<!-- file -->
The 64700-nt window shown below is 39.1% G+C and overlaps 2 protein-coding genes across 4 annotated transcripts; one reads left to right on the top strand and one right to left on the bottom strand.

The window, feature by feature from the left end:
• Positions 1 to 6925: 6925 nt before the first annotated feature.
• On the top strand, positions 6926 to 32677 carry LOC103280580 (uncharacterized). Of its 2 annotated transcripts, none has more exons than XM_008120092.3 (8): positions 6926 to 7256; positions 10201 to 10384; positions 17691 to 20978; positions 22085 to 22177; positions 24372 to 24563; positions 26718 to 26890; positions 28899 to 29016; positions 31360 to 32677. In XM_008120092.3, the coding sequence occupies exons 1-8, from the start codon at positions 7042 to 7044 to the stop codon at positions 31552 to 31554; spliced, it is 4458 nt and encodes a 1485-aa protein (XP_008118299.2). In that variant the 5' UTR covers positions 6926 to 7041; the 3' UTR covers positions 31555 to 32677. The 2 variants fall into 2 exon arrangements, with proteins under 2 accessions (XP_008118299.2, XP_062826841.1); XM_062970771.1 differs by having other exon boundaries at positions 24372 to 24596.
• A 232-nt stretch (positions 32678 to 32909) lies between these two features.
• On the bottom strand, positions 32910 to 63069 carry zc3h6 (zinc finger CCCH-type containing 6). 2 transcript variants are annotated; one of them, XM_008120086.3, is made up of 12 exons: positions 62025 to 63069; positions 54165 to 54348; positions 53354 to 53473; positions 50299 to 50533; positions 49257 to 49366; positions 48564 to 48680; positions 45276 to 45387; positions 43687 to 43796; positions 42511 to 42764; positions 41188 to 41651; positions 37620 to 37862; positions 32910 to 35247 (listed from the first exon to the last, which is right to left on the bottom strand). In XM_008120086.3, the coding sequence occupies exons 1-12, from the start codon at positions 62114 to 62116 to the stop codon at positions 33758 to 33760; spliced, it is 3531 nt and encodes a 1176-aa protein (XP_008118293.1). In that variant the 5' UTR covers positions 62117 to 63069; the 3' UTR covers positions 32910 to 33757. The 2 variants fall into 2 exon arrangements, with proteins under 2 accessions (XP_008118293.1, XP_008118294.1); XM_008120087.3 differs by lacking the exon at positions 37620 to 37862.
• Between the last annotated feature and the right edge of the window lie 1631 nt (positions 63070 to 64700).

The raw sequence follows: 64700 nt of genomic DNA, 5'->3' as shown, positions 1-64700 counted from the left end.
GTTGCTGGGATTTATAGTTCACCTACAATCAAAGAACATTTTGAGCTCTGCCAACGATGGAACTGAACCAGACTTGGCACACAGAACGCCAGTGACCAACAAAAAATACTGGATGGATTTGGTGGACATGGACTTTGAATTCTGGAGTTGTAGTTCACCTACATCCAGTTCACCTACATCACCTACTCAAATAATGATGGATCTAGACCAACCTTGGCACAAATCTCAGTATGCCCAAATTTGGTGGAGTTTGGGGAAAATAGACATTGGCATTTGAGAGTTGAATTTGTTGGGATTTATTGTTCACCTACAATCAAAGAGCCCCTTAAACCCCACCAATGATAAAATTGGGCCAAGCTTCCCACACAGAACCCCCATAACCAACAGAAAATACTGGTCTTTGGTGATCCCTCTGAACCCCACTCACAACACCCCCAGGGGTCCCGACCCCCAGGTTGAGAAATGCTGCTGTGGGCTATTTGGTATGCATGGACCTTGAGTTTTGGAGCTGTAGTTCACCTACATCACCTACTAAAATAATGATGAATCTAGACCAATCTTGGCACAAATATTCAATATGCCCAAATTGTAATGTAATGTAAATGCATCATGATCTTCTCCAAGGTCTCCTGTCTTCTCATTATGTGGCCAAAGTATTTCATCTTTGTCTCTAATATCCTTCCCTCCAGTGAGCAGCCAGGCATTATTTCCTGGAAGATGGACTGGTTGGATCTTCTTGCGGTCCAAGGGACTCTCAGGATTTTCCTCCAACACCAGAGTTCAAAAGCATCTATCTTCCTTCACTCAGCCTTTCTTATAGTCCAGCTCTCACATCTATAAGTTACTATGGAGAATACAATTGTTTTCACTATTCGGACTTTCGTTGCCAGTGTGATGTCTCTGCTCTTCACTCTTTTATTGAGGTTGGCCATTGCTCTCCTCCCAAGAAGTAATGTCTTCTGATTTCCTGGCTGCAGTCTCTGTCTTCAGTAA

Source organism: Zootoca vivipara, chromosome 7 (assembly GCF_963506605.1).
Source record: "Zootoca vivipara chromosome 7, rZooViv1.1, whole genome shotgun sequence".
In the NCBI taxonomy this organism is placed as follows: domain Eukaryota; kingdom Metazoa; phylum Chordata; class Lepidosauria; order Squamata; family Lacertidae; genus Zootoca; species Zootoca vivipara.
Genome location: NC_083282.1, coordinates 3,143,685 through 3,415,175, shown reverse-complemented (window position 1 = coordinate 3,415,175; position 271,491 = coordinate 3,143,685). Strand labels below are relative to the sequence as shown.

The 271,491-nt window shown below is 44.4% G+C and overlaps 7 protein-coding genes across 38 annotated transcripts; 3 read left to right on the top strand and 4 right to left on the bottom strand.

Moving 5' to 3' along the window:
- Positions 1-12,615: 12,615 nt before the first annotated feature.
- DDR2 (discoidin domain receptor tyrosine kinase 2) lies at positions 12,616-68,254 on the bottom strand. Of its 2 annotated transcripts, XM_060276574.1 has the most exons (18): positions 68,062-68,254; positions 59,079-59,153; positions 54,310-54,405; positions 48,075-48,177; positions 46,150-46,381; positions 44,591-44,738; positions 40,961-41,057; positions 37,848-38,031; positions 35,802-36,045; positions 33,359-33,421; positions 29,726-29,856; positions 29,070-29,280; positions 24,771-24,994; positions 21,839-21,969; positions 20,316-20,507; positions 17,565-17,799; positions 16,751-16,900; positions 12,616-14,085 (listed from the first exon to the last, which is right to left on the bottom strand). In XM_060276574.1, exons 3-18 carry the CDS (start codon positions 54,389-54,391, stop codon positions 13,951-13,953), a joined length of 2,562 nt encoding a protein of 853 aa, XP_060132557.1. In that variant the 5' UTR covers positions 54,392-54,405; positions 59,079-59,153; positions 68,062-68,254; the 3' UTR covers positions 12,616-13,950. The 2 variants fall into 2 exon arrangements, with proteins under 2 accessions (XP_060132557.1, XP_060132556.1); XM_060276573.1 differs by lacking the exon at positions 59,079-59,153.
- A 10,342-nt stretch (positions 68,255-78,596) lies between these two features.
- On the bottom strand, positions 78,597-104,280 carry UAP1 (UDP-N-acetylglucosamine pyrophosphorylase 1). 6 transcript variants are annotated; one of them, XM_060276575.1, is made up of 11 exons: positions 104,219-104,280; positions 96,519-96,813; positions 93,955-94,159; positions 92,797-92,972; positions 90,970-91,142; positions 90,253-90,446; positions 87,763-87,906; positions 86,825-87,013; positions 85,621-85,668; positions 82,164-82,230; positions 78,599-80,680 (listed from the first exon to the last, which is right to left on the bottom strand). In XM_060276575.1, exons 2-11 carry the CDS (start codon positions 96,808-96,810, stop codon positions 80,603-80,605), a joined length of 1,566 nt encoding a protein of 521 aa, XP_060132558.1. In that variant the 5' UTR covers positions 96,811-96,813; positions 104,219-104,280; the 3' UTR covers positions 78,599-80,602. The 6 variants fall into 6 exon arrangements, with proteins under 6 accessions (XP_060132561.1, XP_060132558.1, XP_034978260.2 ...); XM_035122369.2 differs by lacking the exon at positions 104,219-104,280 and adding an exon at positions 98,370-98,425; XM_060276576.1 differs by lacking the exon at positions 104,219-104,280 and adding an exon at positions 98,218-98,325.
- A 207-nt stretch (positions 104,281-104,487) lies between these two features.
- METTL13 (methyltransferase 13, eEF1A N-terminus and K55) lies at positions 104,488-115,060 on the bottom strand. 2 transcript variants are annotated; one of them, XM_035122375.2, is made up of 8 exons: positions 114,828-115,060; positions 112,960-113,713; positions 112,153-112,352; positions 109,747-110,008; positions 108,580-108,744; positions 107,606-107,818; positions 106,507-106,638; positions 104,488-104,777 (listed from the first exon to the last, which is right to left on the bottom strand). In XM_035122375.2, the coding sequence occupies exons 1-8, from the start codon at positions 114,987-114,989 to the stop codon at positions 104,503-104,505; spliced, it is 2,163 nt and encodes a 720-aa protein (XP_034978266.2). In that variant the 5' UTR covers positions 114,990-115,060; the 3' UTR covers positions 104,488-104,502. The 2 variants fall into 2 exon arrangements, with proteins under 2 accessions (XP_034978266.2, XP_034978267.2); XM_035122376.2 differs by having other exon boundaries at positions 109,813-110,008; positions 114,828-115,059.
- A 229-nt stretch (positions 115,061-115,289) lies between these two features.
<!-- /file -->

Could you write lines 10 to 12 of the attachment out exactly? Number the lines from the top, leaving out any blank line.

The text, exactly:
Source organism: Zootoca vivipara, chromosome 7 (assembly GCF_963506605.1).
Source record: "Zootoca vivipara chromosome 7, rZooViv1.1, whole genome shotgun sequence".
In the NCBI taxonomy this organism is placed as follows: domain Eukaryota; kingdom Metazoa; phylum Chordata; class Lepidosauria; order Squamata; family Lacertidae; genus Zootoca; species Zootoca vivipara.